This is most recent syllabus. Your final syllabus will be given during your first day of class
- This course is cross-listed with HIST 350 and SOC 350. This course was formerly HSIT 350.
- This course is required for students who are enrolled in the Food & Sustainability Studies Program (FSSP). Students not enrolled in the FSSP may take the course, however, priority will be given to FSSP students.
- Students who enroll in this course have the option of adding an additional 1-credit i-Course.
What can food history teach us about contemporary culture?
In this course, we will explore the history of food in Italy as a gateway to understanding present Italian culture. By examining the factors that have shaped Italian food, cuisine, and taste, the variations in eating habits of different socio-economic classes, and the essential role played by food in constructing Italian identities, we will shed light on fundamental patterns in Italian history and society.
This exploration will lead us to consider processes of social and cultural exchange, political and religious influence, and economic and scientific development. Through a mix of discussions, readings, workshops, lectures, and field trips we will investigate Italian food and culture from Antiquity to the present. After the completion of this course, students will have acquired a critical understanding of food history, an interdisciplinary approach to the study of Italian culture and society, and a framework for analyzing Italian history.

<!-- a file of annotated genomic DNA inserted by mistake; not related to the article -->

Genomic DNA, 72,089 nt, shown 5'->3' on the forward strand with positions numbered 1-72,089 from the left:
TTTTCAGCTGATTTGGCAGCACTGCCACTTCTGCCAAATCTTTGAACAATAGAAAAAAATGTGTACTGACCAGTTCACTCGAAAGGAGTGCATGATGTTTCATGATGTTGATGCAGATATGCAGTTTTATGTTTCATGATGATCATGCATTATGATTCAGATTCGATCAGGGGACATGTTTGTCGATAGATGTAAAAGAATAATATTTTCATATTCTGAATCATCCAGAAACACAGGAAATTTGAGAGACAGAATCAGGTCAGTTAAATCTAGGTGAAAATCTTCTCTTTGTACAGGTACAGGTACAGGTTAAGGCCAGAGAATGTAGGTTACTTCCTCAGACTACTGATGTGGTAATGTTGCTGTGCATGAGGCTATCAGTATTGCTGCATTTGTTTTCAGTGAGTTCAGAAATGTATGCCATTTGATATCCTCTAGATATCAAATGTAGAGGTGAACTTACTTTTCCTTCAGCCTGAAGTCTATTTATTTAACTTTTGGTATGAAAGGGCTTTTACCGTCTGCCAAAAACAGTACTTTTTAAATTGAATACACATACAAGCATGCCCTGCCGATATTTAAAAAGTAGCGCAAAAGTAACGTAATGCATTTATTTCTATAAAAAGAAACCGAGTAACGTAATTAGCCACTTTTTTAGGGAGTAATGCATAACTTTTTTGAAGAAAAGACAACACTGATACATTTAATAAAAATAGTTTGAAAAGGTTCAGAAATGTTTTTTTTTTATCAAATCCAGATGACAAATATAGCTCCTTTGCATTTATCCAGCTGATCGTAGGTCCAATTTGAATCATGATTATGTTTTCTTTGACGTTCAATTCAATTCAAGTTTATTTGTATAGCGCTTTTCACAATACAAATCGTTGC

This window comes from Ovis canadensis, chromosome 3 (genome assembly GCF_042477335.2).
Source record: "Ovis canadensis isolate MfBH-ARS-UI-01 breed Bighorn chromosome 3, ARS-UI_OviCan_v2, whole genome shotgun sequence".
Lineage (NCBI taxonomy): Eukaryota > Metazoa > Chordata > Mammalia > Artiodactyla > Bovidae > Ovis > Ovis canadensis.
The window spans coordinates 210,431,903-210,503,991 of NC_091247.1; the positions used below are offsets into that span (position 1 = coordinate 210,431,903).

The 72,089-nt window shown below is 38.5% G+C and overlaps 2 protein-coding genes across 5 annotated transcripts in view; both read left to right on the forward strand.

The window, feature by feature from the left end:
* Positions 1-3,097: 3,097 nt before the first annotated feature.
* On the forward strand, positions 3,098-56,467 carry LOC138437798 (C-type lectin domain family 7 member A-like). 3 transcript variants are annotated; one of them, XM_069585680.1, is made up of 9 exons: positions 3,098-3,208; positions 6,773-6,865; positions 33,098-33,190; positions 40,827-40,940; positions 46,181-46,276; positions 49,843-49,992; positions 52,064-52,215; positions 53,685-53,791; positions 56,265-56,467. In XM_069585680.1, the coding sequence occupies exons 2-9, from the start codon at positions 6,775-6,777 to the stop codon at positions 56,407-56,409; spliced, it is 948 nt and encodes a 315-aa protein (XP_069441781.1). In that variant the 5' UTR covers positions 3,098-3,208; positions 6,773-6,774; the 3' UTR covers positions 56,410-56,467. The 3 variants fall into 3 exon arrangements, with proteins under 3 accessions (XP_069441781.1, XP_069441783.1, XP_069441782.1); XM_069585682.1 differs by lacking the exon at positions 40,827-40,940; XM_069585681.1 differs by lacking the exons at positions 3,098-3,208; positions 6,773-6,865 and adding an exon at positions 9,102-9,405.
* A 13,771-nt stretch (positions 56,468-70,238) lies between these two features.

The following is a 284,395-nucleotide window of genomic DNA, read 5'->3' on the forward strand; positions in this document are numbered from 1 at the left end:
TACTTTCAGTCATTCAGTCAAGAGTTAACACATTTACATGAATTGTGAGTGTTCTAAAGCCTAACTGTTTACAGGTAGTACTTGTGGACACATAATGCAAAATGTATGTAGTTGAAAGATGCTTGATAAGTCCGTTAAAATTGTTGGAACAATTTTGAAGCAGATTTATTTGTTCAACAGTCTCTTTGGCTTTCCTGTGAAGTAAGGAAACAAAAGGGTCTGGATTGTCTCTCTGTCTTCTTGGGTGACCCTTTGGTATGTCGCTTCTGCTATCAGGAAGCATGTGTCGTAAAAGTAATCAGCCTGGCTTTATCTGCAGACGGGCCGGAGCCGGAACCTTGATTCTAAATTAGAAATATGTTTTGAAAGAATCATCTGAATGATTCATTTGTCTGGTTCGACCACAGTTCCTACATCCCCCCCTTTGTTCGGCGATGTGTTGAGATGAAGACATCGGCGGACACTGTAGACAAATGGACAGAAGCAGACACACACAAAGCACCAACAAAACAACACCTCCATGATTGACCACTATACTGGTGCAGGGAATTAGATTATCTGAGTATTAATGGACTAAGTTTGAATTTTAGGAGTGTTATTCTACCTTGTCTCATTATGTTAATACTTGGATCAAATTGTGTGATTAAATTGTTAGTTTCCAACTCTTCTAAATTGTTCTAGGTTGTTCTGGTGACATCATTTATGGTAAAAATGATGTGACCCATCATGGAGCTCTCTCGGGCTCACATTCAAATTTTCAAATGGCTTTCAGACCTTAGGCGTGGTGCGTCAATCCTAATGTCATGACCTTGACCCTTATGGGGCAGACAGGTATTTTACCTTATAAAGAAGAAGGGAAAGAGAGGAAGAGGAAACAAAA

By the end of the course, students will be able to:
- Evaluate the validity and generalizability of historical texts for the study of history
- Identify and communicate the food-related factors that influenced historical events in Italy
- Explain how food culture reflects broad changes in Italian society
- Assess the social and cultural exchanges that have shaped Italian food history
Mandatory course reader
- You will take a day trip to Florence to visit a market, take part in a historical cooking class, and explore an ancient pharmacy to learn about medicinal characteristics of food.
- At his agriturismo home in Città di Castello, Matteo Bartolini will lead you on a truffle hunt day trip.
- You will travel to Parma and Modena for a three-day field trip where they will tour an authentic Parmesan cheese cooperative, learn how balsamic vinegar is made, and see the process of making prosciutto.